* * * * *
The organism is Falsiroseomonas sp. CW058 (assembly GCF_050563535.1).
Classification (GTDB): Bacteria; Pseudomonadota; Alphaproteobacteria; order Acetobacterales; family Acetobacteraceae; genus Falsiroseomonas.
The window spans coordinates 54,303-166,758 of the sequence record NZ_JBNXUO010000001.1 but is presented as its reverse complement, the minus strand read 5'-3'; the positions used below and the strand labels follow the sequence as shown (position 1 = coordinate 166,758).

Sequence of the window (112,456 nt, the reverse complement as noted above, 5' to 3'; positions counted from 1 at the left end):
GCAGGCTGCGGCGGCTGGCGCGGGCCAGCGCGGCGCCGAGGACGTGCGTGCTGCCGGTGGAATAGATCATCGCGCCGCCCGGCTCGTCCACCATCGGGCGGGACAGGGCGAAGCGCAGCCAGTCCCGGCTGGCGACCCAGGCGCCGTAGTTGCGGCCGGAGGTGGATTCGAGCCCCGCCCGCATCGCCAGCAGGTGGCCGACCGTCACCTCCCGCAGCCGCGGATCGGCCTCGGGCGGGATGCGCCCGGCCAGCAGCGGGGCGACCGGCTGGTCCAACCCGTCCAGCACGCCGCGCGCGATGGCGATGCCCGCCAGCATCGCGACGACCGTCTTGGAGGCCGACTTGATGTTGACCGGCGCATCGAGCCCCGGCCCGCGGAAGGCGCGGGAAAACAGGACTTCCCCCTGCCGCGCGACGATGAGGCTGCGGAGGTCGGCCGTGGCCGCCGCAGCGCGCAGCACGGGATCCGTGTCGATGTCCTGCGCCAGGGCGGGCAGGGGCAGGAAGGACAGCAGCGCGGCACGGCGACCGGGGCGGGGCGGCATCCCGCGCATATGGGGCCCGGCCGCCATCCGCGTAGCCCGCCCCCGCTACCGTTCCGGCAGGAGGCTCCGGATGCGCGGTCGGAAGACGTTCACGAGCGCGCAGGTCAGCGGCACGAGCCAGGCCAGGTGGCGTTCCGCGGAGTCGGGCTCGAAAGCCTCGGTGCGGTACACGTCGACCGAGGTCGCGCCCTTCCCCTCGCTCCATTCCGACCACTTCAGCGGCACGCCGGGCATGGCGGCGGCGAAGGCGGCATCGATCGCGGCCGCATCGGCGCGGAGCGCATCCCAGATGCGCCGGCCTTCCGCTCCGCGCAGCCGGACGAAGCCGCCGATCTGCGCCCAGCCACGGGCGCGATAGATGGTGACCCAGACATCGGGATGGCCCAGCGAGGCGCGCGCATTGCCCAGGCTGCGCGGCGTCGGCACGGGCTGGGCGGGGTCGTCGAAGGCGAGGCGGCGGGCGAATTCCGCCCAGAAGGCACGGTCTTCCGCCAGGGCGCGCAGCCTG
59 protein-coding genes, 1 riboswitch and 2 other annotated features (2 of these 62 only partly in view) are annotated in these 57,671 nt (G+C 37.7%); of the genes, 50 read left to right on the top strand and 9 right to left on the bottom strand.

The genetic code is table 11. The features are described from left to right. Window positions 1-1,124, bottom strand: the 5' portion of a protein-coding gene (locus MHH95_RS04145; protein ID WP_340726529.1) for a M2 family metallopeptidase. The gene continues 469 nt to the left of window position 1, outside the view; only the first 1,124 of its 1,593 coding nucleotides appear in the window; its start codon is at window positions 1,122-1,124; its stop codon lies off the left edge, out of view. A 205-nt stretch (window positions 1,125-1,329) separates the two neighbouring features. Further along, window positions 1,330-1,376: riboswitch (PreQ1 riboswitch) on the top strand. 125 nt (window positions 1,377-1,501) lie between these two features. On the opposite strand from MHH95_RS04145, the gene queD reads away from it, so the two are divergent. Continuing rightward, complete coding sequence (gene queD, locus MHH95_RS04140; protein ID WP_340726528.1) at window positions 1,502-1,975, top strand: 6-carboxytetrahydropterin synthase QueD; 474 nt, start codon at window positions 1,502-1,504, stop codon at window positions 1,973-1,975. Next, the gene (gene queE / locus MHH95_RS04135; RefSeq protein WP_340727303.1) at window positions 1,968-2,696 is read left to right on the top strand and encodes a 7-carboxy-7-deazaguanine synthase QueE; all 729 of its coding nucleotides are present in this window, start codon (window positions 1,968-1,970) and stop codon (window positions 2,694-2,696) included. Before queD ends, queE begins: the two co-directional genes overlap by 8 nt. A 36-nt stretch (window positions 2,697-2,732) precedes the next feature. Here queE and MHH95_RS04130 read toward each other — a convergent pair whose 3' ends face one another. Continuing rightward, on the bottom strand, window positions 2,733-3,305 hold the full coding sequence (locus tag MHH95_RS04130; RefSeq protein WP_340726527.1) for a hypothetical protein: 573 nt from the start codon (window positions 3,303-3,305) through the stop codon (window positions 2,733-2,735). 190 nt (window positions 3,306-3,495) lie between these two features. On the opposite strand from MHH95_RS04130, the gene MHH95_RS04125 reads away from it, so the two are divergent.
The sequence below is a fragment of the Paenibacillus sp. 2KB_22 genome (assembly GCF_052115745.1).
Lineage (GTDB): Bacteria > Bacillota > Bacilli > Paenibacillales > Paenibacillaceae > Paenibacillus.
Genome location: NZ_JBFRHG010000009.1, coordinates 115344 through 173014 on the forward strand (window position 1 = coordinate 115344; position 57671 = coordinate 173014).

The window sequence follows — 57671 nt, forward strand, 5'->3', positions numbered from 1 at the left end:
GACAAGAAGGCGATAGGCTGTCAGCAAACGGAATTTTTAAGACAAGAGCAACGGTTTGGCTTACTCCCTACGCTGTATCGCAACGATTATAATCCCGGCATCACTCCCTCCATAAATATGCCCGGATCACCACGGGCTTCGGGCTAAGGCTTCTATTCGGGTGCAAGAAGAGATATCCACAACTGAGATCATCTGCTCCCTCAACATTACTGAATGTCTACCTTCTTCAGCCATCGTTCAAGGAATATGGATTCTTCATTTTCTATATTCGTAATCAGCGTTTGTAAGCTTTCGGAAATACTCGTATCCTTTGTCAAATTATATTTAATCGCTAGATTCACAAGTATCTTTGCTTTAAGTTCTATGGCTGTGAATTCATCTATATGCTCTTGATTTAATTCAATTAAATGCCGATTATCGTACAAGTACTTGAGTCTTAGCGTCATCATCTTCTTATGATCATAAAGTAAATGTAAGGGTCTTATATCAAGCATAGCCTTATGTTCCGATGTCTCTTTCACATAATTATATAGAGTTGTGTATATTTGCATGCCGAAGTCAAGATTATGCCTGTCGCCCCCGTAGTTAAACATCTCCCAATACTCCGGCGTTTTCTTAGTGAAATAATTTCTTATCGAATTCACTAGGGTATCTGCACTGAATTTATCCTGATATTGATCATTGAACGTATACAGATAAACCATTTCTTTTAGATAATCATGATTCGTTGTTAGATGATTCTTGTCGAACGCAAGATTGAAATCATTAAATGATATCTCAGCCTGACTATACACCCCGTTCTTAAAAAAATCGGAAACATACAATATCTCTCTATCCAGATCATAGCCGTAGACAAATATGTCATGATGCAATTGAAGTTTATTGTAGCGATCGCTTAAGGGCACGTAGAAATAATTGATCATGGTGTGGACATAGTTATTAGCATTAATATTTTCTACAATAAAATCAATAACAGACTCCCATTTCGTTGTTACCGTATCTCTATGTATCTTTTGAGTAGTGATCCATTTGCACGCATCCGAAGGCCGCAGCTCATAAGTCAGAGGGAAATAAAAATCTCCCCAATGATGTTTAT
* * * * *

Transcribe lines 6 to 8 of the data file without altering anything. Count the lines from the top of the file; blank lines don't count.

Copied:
59 protein-coding genes, 1 riboswitch and 2 other annotated features (2 of these 62 only partly in view) are annotated in these 57,671 nt (G+C 37.7%); of the genes, 50 read left to right on the top strand and 9 right to left on the bottom strand.

The genetic code is table 11. The features are described from left to right. Window positions 1-1,124, bottom strand: the 5' portion of a protein-coding gene (locus MHH95_RS04145; protein ID WP_340726529.1) for a M2 family metallopeptidase. The gene continues 469 nt to the left of window position 1, outside the view; only the first 1,124 of its 1,593 coding nucleotides appear in the window; its start codon is at window positions 1,122-1,124; its stop codon lies off the left edge, out of view. A 205-nt stretch (window positions 1,125-1,329) separates the two neighbouring features. Further along, window positions 1,330-1,376: riboswitch (PreQ1 riboswitch) on the top strand. 125 nt (window positions 1,377-1,501) lie between these two features. On the opposite strand from MHH95_RS04145, the gene queD reads away from it, so the two are divergent. Continuing rightward, complete coding sequence (gene queD, locus MHH95_RS04140; protein ID WP_340726528.1) at window positions 1,502-1,975, top strand: 6-carboxytetrahydropterin synthase QueD; 474 nt, start codon at window positions 1,502-1,504, stop codon at window positions 1,973-1,975. Next, the gene (gene queE / locus MHH95_RS04135; RefSeq protein WP_340727303.1) at window positions 1,968-2,696 is read left to right on the top strand and encodes a 7-carboxy-7-deazaguanine synthase QueE; all 729 of its coding nucleotides are present in this window, start codon (window positions 1,968-1,970) and stop codon (window positions 2,694-2,696) included. Before queD ends, queE begins: the two co-directional genes overlap by 8 nt. A 36-nt stretch (window positions 2,697-2,732) precedes the next feature. Here queE and MHH95_RS04130 read toward each other — a convergent pair whose 3' ends face one another. Continuing rightward, on the bottom strand, window positions 2,733-3,305 hold the full coding sequence (locus tag MHH95_RS04130; RefSeq protein WP_340726527.1) for a hypothetical protein: 573 nt from the start codon (window positions 3,303-3,305) through the stop codon (window positions 2,733-2,735). 190 nt (window positions 3,306-3,495) lie between these two features. On the opposite strand from MHH95_RS04130, the gene MHH95_RS04125 reads away from it, so the two are divergent.
The sequence below is a fragment of the Paenibacillus sp. 2KB_22 genome (assembly GCF_052115745.1).